Git has taken over where Linux left off separating the geeks into know-nothings and know-it-alls. I didn’t really expect anyone to use it because it’s so hard to use, but that turns out to be its big appeal.

Back to the rebase vs merge – merge (with pull requests) feels natural for the above. You branch often, you push often. Rebase can work in the above use-cases (which I think are necessary). You can force-push after each rebase, and you can make sure your teammates resolve that. But what’s the point?

The practical argument is that the graph that shows the history of the repo is nice and readable. Which I can’t argue with, because I’ve never had a case when I needed a cleaner and better graph. No matter how many merge commits and ugliness there’s in the graph, you can still find your way (if you ever need to). Besides, a certain change can easily be traced even without the graph (e.g. git annotate).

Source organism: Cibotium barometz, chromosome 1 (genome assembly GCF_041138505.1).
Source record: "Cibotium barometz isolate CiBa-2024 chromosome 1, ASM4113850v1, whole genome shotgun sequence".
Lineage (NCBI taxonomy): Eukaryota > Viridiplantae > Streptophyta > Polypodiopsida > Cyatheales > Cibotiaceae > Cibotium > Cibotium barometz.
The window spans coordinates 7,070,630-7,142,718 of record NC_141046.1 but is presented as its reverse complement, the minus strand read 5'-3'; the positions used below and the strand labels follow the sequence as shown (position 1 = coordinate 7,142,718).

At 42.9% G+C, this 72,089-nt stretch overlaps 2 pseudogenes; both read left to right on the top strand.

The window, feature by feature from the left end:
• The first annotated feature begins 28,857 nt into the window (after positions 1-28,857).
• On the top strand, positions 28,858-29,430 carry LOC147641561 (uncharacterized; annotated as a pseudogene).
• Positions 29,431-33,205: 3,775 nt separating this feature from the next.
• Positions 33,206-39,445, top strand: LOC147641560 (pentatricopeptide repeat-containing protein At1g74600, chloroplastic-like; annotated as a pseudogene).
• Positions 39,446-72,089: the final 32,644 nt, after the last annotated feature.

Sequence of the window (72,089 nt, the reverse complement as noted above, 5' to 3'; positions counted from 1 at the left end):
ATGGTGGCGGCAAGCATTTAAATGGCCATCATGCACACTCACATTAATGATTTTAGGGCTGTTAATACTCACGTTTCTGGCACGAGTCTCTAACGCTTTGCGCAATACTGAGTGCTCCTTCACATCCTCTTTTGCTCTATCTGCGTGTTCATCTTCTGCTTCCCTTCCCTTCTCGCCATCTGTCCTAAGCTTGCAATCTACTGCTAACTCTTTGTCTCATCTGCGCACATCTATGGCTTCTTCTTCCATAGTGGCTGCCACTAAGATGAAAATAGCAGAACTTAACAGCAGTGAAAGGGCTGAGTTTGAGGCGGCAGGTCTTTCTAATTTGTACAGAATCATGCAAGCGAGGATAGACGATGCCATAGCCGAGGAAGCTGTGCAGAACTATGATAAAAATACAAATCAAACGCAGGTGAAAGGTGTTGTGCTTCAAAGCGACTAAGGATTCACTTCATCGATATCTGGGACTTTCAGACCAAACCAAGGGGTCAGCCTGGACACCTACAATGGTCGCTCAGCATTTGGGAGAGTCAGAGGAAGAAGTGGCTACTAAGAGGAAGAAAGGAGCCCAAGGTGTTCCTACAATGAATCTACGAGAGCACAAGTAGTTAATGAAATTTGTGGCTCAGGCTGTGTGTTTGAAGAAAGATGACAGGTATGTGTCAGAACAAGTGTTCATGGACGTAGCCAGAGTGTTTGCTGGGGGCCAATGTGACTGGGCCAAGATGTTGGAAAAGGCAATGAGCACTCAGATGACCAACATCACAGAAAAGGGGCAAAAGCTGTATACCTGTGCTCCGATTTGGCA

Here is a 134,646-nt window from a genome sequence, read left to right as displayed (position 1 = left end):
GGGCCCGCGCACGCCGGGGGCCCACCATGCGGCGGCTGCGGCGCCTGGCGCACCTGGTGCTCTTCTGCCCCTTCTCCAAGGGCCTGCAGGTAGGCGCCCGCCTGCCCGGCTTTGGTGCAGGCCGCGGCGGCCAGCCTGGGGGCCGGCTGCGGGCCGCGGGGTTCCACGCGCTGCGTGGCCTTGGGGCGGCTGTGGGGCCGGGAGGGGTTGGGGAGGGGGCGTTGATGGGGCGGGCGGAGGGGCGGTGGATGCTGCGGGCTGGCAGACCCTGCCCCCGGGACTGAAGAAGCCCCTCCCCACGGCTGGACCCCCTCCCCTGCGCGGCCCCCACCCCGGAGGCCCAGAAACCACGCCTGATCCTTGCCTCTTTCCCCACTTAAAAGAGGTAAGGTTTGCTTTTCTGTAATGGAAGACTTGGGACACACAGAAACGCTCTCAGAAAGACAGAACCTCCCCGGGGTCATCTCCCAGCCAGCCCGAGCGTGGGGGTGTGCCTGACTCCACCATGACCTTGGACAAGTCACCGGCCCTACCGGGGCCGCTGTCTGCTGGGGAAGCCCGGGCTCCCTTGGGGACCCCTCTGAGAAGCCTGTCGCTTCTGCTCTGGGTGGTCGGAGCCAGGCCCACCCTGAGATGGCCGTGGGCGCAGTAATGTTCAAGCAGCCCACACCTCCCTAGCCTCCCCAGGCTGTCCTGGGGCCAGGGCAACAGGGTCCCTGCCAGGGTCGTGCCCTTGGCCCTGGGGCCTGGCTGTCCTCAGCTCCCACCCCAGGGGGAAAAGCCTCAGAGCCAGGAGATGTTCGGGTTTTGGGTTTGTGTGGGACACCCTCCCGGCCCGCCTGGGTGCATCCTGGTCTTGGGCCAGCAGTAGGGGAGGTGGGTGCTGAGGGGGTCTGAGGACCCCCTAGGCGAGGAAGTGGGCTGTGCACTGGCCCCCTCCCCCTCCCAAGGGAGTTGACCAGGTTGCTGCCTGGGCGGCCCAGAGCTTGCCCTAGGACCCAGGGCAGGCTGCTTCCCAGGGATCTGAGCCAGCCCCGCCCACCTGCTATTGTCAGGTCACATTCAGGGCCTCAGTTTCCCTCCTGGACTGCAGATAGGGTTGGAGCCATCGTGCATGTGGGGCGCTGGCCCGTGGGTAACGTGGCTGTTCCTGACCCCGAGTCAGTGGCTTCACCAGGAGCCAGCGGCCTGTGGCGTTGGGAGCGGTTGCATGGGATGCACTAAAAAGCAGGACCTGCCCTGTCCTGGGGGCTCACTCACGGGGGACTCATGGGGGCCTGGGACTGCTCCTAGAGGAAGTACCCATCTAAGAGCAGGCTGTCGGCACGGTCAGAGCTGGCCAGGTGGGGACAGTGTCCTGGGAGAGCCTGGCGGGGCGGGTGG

If you are truly certain you can’t go without a pretty graph, and your teammates are all git gurus who can resolve a force-push in minutes, then rebasing is probably fine.

But I think a merge-only workflow is the more convenient way of work that accounts for more real-world scenarios.

I realize this is controversial, and I’m certainly a git n00b (I even use SourceTree rather than the command line for basic commands, duh). But I have used both merge and rebase workflows and I find the merge one more straightforward (after all, force-pushing being part of the regular workflow sounds suspicious?).

Git is the scala of VCS – it gives you many ways to do something, but there is no “right way”. This isn’t necessarily bad, as indeed there are many different scenarios where git can be used. For the ones I’ve had (regular project in a regular company, with a regular semi-automated release & deployment cycle, doing regular agile), I’d always go for merge, with pull requests.